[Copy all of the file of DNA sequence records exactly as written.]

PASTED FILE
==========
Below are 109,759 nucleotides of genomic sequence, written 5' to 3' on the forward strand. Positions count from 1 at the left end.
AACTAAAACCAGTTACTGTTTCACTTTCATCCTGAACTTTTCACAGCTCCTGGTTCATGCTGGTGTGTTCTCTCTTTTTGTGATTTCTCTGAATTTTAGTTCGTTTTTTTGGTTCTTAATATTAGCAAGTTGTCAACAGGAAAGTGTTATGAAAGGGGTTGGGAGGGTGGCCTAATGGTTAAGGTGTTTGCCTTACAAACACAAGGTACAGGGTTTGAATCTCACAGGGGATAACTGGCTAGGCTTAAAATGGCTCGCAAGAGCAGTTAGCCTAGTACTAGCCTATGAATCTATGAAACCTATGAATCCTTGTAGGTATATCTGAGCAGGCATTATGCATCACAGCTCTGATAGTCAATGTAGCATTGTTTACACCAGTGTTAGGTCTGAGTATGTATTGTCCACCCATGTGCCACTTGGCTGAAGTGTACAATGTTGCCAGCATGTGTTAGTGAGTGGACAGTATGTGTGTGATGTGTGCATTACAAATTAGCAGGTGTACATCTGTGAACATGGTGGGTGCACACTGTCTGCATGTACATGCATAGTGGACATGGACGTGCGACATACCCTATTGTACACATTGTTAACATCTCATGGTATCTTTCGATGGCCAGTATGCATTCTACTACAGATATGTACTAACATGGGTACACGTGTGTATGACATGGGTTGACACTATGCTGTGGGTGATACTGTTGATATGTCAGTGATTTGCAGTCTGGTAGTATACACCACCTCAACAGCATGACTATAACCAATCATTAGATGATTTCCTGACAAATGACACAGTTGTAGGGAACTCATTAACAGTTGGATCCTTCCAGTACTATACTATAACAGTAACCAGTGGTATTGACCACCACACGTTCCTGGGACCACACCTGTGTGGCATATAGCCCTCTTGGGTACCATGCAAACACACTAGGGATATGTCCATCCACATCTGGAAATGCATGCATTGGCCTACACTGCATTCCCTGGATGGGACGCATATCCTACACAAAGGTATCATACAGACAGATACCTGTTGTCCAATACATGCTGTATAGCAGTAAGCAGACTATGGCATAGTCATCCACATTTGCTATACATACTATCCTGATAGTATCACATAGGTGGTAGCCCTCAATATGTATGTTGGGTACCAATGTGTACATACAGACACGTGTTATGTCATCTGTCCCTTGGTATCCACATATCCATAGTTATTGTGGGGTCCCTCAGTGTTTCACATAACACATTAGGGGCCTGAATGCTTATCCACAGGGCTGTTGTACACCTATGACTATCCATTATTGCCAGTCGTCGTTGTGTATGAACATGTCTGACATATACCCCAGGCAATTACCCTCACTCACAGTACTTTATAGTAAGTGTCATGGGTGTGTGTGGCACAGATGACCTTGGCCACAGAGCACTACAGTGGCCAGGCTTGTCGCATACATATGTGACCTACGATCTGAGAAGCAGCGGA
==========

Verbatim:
Below are 109,759 nucleotides of genomic sequence, written 5' to 3' on the forward strand. Positions count from 1 at the left end.
AACTAAAACCAGTTACTGTTTCACTTTCATCCTGAACTTTTCACAGCTCCTGGTTCATGCTGGTGTGTTCTCTCTTTTTGTGATTTCTCTGAATTTTAGTTCGTTTTTTTGGTTCTTAATATTAGCAAGTTGTCAACAGGAAAGTGTTATGAAAGGGGTTGGGAGGGTGGCCTAATGGTTAAGGTGTTTGCCTTACAAACACAAGGTACAGGGTTTGAATCTCACAGGGGATAACTGGCTAGGCTTAAAATGGCTCGCAAGAGCAGTTAGCCTAGTACTAGCCTATGAATCTATGAAACCTATGAATCCTTGTAGGTATATCTGAGCAGGCATTATGCATCACAGCTCTGATAGTCAATGTAGCATTGTTTACACCAGTGTTAGGTCTGAGTATGTATTGTCCACCCATGTGCCACTTGGCTGAAGTGTACAATGTTGCCAGCATGTGTTAGTGAGTGGACAGTATGTGTGTGATGTGTGCATTACAAATTAGCAGGTGTACATCTGTGAACATGGTGGGTGCACACTGTCTGCATGTACATGCATAGTGGACATGGACGTGCGACATACCCTATTGTACACATTGTTAACATCTCATGGTATCTTTCGATGGCCAGTATGCATTCTACTACAGATATGTACTAACATGGGTACACGTGTGTATGACATGGGTTGACACTATGCTGTGGGTGATACTGTTGATATGTCAGTGATTTGCAGTCTGGTAGTATACACCACCTCAACAGCATGACTATAACCAATCATTAGATGATTTCCTGACAAATGACACAGTTGTAGGGAACTCATTAACAGTTGGATCCTTCCAGTACTATACTATAACAGTAACCAGTGGTATTGACCACCACACGTTCCTGGGACCACACCTGTGTGGCATATAGCCCTCTTGGGTACCATGCAAACACACTAGGGATATGTCCATCCACATCTGGAAATGCATGCATTGGCCTACACTGCATTCCCTGGATGGGACGCATATCCTACACAAAGGTATCATACAGACAGATACCTGTTGTCCAATACATGCTGTATAGCAGTAAGCAGACTATGGCATAGTCATCCACATTTGCTATACATACTATCCTGATAGTATCACATAGGTGGTAGCCCTCAATATGTATGTTGGGTACCAATGTGTACATACAGACACGTGTTATGTCATCTGTCCCTTGGTATCCACATATCCATAGTTATTGTGGGGTCCCTCAGTGTTTCACATAACACATTAGGGGCCTGAATGCTTATCCACAGGGCTGTTGTACACCTATGACTATCCATTATTGCCAGTCGTCGTTGTGTATGAACATGTCTGACATATACCCCAGGCAATTACCCTCACTCACAGTACTTTATAGTAAGTGTCATGGGTGTGTGTGGCACAGATGACCTTGGCCACAGAGCACTACAGTGGCCAGGCTTGTCGCATACATATGTGACCTACGATCTGAGAAGCAGCGGA